Emerging research suggests an association between low levels of vitamin D and depression in otherwise healthy young women.

Oregon State University (OSU) researchers found that young women with lower levels of vitamin D were more likely to have clinically significant depressive symptoms over the course of a five-week study.

The results were consistent even when other possible explanations, such as time of year, exercise, and time spent outside were considered, says lead author David Kerr, PhD.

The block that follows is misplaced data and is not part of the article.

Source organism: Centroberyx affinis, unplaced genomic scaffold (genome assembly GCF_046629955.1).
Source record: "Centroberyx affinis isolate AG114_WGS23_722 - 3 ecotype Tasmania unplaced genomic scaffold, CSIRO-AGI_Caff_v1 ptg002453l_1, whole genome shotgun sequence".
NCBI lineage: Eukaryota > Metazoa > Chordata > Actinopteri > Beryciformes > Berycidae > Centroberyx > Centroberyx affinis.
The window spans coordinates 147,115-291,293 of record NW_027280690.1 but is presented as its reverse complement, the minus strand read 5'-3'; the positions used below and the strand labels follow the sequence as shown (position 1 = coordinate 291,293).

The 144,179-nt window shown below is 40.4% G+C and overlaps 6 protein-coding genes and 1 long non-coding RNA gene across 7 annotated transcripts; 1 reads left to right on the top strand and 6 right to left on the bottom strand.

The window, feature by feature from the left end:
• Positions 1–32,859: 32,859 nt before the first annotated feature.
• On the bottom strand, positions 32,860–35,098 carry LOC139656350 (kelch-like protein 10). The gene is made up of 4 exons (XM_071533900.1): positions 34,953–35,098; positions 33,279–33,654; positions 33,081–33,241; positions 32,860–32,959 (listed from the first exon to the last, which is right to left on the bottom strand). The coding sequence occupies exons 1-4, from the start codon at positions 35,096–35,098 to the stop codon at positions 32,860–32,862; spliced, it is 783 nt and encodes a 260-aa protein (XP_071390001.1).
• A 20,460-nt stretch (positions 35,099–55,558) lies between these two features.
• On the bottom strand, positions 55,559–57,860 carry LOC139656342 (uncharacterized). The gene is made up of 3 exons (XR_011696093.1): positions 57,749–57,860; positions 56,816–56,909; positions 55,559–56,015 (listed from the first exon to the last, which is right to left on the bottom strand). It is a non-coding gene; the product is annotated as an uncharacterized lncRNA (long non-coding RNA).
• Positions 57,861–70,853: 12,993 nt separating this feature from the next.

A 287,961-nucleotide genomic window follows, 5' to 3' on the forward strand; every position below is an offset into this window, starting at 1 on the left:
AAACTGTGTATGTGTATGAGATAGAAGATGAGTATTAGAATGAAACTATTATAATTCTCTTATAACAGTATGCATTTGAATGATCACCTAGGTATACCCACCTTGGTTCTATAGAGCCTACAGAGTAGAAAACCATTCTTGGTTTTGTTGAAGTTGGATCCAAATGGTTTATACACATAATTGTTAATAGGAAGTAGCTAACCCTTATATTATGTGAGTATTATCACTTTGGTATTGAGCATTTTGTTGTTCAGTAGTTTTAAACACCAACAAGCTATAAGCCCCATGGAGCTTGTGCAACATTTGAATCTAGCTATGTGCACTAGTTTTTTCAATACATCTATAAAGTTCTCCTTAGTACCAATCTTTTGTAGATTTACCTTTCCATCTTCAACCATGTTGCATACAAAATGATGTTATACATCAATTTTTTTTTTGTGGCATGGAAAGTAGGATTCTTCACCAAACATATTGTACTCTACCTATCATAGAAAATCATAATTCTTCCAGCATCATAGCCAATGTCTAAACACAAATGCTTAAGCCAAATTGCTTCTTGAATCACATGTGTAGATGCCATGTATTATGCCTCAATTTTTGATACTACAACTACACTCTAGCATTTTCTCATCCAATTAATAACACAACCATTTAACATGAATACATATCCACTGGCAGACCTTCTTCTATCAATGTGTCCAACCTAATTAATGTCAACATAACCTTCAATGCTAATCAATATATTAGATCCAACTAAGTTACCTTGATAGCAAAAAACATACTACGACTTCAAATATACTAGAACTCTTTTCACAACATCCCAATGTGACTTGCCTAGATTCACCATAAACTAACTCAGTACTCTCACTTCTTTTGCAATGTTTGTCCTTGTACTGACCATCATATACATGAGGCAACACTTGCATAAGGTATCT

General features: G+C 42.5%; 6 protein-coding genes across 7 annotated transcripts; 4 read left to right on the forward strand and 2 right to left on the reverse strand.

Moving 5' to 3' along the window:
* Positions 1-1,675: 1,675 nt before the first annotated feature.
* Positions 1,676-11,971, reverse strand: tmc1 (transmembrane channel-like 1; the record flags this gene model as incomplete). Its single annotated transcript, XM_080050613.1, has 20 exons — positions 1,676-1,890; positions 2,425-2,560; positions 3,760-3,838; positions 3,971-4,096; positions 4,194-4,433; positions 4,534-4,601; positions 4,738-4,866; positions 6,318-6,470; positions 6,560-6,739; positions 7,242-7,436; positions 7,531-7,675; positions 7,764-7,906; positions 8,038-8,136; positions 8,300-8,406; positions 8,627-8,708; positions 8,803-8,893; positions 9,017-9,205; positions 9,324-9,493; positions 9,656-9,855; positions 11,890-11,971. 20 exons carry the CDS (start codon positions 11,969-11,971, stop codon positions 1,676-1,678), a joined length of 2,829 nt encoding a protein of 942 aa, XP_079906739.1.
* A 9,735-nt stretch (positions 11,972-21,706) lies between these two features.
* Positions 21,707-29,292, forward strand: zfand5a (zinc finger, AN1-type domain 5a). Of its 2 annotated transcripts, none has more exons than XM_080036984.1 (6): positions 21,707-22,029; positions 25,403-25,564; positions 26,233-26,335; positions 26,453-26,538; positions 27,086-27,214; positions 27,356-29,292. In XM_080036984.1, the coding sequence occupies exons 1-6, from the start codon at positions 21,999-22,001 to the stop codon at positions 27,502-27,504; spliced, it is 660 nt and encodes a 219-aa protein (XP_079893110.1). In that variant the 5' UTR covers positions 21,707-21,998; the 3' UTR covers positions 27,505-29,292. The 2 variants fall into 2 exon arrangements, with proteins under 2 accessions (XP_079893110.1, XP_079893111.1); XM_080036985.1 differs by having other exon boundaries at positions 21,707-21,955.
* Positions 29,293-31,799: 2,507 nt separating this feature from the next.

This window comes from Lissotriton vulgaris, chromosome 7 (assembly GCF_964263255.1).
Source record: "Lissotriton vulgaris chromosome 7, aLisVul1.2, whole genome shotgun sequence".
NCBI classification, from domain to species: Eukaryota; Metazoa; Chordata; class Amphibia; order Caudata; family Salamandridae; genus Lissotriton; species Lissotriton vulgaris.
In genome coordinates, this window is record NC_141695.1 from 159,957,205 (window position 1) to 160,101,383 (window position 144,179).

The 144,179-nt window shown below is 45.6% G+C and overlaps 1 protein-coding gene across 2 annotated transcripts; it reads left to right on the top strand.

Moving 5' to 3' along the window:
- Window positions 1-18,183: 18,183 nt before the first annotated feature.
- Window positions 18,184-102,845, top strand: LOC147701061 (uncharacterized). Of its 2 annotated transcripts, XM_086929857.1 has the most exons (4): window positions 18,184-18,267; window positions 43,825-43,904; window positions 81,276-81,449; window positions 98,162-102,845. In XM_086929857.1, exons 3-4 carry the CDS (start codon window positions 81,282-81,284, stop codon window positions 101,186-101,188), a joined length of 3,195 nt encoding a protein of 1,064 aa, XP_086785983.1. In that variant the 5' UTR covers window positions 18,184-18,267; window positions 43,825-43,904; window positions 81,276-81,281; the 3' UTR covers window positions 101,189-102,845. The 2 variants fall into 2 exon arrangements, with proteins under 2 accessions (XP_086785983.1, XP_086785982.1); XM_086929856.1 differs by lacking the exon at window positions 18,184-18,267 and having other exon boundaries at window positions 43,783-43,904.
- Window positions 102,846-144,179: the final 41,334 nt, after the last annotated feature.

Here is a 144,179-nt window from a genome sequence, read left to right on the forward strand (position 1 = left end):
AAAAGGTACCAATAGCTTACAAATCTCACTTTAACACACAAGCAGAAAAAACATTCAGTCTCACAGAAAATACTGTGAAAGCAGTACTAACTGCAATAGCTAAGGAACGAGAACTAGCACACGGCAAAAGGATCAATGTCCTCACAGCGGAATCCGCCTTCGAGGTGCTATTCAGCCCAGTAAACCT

“Depression has multiple, powerful causes and if vitamin D is part of the picture, it is just a small part,” said Kerr, an associate professor in the School of Psychological Science at OSU.

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